Natural gas might be next if that is the case although it is still being plagued with supply issues. If Nat Gas were to finally get something going to the upside, it would help push the CCI (Continuous Commodity Index) higher with rising energy costs then percolating through the entire economy. Again, that would work to the benefit of gold. Energy intensive industry has been the beneficiary of cheap natural gas prices allowing them to keep some of their input costs contained. Should that change, eventually, they would have to push these costs through to the end product which would impact buyers of their production. The Fed is supposedly going to work to nip the inflation genie in the bud but it is the perception of inflation that is more dangerous as once that sets hold, it is difficult to root out without drastic action, something which this nascent recovery is in no wise able to bear.

Speaking of inflation – the bond market certainly is not the least bit concerned by it judging from the price action on the long end. They broke out to the upside and now have a rather clear path to 118^10 level on the technical price charts. Bond traders are betting that there will be sufficient demand for new issues to absorb the tremendous supply coming. They are also betting that the labor market is still so weak that inflationary pressures from wages will not be an issue for the foreseeable future. For now, that seems to be overriding any concerns from the rise in commodity prices. But that can change, and in a hurry so we will keep an eye on this market for clues.

Copper, another bellwether market, has been able to attract buying on dips down towards $3.45. Only if it can accomplish an upside breakout above $3.65 will it be able to mount a sustained charge higher. That level has thus far stymied its upward progress. If it can push past there, it will signify that this market is anticipating a further improvement in the global economy.

The mining shares, while higher today, do not look quite as healthy as the bullion chart although they are higher even as the broader equity markets are struggling. The HUI looks to be caught up in a bit of a crosswind with pressure from the lower stock market battling against buying coming from the stronger gold and silver markets. It is encouraging to see it attempting to disattach itself somewhat from the action in the S&P. If gold can push past the $1175 level, the HUI will follow it higher regardless of what the general equity markets do. If they go higher, while gold sustains an upside run, the HUI will have an additional tailwind at its back that will make it outperform the market as a whole. We will have to wait and see what transpires.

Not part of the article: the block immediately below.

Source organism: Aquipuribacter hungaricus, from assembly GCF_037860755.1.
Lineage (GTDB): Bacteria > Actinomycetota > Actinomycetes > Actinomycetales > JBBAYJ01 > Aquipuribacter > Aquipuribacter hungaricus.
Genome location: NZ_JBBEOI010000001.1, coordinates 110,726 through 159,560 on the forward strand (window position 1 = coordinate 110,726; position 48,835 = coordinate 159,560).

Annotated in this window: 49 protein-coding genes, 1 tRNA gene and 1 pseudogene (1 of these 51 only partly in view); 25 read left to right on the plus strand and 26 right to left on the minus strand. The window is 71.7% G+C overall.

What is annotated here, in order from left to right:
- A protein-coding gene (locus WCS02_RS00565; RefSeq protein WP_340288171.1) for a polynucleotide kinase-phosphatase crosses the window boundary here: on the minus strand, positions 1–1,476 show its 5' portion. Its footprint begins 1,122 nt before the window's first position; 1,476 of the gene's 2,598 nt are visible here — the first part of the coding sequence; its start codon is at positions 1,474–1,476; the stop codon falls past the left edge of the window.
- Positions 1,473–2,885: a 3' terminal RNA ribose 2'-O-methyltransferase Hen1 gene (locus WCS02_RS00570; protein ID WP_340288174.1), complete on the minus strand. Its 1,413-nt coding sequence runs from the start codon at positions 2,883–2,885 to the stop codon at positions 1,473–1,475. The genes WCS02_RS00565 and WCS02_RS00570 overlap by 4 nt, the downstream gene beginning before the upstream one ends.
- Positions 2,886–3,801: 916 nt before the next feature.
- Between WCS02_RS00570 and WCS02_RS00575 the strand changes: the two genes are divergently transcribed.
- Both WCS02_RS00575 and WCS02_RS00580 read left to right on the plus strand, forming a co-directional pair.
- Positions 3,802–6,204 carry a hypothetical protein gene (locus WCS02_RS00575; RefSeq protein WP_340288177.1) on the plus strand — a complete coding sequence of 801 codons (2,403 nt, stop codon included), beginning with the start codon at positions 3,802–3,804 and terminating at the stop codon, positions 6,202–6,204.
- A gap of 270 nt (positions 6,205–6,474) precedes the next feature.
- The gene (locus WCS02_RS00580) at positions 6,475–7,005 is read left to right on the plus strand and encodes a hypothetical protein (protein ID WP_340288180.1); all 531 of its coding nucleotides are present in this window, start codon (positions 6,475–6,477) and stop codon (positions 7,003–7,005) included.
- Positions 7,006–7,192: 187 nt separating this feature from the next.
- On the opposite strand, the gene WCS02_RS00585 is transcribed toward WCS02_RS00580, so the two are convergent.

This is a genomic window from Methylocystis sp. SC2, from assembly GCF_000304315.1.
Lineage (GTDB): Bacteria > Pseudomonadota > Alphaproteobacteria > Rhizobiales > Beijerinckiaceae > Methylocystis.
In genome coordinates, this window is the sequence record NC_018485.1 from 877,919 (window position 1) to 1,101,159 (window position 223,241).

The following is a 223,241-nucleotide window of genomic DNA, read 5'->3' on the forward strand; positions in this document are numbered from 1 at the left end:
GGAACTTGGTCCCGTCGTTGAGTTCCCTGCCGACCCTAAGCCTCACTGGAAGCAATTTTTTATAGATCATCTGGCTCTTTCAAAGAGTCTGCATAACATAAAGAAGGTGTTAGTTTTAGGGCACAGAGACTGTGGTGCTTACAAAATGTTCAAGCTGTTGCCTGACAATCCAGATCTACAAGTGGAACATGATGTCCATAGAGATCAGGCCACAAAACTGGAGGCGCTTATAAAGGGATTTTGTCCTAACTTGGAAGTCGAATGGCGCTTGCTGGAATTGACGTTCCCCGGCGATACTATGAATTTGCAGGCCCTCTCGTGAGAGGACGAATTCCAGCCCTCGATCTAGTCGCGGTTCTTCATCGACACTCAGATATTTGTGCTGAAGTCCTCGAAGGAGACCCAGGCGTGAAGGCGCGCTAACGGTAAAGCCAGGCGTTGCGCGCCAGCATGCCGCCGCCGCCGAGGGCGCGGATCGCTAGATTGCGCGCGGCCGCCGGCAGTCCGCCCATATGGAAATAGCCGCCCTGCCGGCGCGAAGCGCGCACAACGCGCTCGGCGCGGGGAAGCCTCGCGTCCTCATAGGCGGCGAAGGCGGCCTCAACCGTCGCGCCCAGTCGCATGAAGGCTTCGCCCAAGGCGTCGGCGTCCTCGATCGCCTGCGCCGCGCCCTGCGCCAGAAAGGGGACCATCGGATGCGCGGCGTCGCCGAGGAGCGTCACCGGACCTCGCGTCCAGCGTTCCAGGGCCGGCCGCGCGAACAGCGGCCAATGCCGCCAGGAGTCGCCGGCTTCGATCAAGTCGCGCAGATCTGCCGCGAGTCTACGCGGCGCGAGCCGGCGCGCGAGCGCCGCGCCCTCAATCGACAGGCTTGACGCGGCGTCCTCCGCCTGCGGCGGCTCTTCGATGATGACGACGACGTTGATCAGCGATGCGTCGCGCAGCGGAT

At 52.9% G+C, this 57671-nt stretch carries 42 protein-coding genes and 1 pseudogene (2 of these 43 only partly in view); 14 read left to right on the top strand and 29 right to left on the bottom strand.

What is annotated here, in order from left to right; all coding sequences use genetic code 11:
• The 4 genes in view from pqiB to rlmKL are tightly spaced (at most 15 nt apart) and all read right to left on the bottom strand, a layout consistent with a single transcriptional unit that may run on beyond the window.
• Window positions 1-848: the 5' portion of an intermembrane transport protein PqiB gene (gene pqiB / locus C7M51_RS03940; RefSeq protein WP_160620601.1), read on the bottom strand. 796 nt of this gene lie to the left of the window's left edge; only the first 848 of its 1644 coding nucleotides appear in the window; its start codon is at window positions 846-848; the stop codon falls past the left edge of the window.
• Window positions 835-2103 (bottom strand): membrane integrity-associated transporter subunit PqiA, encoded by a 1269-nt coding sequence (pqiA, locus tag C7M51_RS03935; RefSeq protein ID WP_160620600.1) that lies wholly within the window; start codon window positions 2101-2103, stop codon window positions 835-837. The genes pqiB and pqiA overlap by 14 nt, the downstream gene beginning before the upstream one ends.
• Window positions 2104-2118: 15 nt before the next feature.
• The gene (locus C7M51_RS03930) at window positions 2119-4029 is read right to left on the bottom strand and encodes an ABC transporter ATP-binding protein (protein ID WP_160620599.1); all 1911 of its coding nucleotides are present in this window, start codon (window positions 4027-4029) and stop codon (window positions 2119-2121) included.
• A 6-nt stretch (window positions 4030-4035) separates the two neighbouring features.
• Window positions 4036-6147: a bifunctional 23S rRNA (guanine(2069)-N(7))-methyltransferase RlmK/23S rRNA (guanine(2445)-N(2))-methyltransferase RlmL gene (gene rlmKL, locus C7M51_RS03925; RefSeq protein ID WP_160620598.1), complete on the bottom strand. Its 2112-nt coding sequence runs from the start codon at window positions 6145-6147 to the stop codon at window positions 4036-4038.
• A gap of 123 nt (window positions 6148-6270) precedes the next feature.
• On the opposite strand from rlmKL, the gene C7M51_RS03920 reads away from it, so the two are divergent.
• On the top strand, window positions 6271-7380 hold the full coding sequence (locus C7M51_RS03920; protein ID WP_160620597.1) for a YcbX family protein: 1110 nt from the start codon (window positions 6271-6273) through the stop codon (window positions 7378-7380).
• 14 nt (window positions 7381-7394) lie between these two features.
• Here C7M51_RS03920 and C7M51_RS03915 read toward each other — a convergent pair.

Click chart to enlarge today’s hourly action in Gold in PDF format with commentary from Trader Dan Norcini


Posted at 12:53 PM (CST) by & filed under Jim's Mailbox.

US Car news

Good thing that these two news items are not related and purely coincidental. MOPE at its finest.

As we are relieved of the burden of unnecessary critical thinking, it frees more time for more productive activities such as watching more reality TV.

Gas in the tank: GM repays $8.1B in gov’t loans

The Obama administration crowed about the "turnaround" at GM and fellow bailout recipient Chrysler LLC, saying the government’s unpopular rescue of Detroit’s automakers is paying off.

AP-GfK Poll: Americans shifting to US cars

Toyota’s safety problems and a buffed-up lineup of offerings from Detroit’s Big 3 are rubbing the tarnish off car buyers’ perceptions of U.S. models. An Associated Press-GfK Poll shows that 38 percent favor U.S. vehicles while 33 percent prefer Asian brands, a significant improvement for U.S. automakers compared to four years ago.


Open your wallets for plastic cash

Loonies, dollars, and gold are nothing more than mediums of exchange. It is the productive and intellectual capacity of a nation that is money. This is what people will barter for. Although cheaper and better works, it does little to address the confidence needed to stabilize demand. If confidence in those maintaining the currency declines, the currency will always falter regards of the composition, cost, or security. This is why gold has functioned as a medium exchange, i.e. money, across nations and cultures for so long.

Starting in late 2011, Ottawa will replace Canada’s paper-cotton bank notes – prone to wear and tear – with synthetic ones that last two to three times longer.




US Long Bonds – Early trading look

While price remains sandwiched between the gaps, it is currently probing the overhead gap. If price is to overcome the gap, it must do so with energy that matches or exceeds its formation. The 3/24 gap was formed on 8 million shares traded, so this will be no easy feat. A bullish outcome will be generated through a jump of the gap on a sign of strength (volume spike) or through attrition.

The REV indicator already shows a build up of tape energy beyond the previous swing high. This previous swing marks the formation of the overhead gap, so this development is bullish. This could very well be a hint of things to come, but I wouldn’t get too excited yet. The overhead gap has yet to be cleared, and leveraged money flows need to confirm.

Bear in mind, this is all short-term noise within a deteriorating fundamental trend.

US Long Bonds ETF (TLT)


Posted at 3:50 AM (CST) by & filed under General Editorial.

Dear Friends,

It is like you have been right here with me at the airport lounge in Qatar. At long last I will be on the 8:10 AM flight to JFK.

The ash cloud has hit the Middle East in two ways. Many people are flying into the US via Doha and Dubai, so every flight is filled or oversold.

The ash cloud is also near.

From midnight here to what is now 6:20am we have been speaking via JSMineset.

It feels as if we were sitting at the same table swapping views rather than wasting our time sleeping.

Stay firm my friends. We are nearing another major gold price takeoff.